Due to the nature of academic work, many are not surprised to learn that, on average, university lecturers are older than the average workforce.  However,  a new report released by Universities New Zealand serves to highlight the challenges and consequences of an ageing academic workforce, a trend that has become visible around the world.

According to the report’s findings, 43% of New Zealand’s academic workforce “is over 50 and 15% is over 60.”  It also found that kiwi universities “would need 560 to 920 extra academic staff each year until 2020” to replace an ageing workforce and that only “about 500 new staff are recruited annually” today.  As a result, the report concludes that “the quality of university education and research [in New Zealand] is under threat from an ageing academic workforce” and that “the [workforce] outflow will not be replaced and future academic staff requirements will not be met unless the New Zealand universities take action now to address these issues.”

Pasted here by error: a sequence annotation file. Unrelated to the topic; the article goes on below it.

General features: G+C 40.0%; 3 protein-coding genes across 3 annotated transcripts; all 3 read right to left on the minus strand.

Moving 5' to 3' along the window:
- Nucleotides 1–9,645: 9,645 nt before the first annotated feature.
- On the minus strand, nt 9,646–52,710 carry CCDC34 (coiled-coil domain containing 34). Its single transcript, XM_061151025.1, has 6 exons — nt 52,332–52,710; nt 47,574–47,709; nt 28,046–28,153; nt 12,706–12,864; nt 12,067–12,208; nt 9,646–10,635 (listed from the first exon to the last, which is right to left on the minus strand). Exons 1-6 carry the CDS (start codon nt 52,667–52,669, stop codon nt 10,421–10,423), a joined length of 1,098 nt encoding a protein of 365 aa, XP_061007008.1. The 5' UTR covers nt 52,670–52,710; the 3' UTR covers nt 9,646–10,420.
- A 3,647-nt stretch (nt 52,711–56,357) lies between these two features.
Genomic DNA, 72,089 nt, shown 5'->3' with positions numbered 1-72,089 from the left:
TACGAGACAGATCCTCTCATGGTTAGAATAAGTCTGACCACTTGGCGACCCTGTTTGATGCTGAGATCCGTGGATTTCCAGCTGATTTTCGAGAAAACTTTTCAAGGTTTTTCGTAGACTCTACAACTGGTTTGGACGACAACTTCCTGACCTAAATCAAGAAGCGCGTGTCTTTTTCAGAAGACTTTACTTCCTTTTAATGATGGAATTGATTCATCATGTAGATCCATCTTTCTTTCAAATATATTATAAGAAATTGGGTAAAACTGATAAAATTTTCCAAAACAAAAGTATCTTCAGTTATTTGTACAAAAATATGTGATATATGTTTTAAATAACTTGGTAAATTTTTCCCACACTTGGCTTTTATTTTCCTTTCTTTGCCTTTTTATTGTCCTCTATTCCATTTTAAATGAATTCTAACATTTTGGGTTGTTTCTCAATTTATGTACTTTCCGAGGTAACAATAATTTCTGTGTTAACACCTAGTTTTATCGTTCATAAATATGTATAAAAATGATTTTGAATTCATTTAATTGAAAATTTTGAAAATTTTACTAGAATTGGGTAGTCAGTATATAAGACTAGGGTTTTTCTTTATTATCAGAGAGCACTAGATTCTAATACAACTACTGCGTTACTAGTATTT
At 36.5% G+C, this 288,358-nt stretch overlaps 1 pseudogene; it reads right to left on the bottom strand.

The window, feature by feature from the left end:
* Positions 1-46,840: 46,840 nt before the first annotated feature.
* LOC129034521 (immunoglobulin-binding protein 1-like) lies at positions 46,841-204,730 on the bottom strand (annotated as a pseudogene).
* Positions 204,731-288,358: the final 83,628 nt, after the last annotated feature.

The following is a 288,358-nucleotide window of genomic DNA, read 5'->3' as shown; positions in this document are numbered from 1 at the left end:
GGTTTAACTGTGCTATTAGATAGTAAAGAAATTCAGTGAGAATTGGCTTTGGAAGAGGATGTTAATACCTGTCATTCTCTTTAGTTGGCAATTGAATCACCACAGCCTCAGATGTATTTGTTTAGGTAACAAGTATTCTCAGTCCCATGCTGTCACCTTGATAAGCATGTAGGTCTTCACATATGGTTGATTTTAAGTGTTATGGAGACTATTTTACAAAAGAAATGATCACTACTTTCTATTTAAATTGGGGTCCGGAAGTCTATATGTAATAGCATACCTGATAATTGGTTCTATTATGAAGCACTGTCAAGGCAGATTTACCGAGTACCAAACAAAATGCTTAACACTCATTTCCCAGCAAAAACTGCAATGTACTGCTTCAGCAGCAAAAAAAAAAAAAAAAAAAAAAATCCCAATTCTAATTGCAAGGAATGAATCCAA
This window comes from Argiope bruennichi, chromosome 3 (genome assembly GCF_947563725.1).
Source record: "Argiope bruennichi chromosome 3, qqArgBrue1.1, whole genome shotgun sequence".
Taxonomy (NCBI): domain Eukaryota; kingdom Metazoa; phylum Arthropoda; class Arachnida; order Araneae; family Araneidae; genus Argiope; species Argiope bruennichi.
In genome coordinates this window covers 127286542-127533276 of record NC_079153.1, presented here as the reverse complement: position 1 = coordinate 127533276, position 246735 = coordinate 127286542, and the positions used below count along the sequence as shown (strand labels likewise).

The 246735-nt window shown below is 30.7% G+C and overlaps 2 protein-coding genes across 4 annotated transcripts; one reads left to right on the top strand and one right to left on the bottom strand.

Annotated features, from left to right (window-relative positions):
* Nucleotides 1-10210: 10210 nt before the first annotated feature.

Similar trends can be observed in Australia, Canada, France, the United Kingdom and the United States.  Is your country affected by an ageing academic workforce? Share your thoughts with IAHSA on how to best respond to this challenge.

For more information:

Universities New Zealand


The Mercury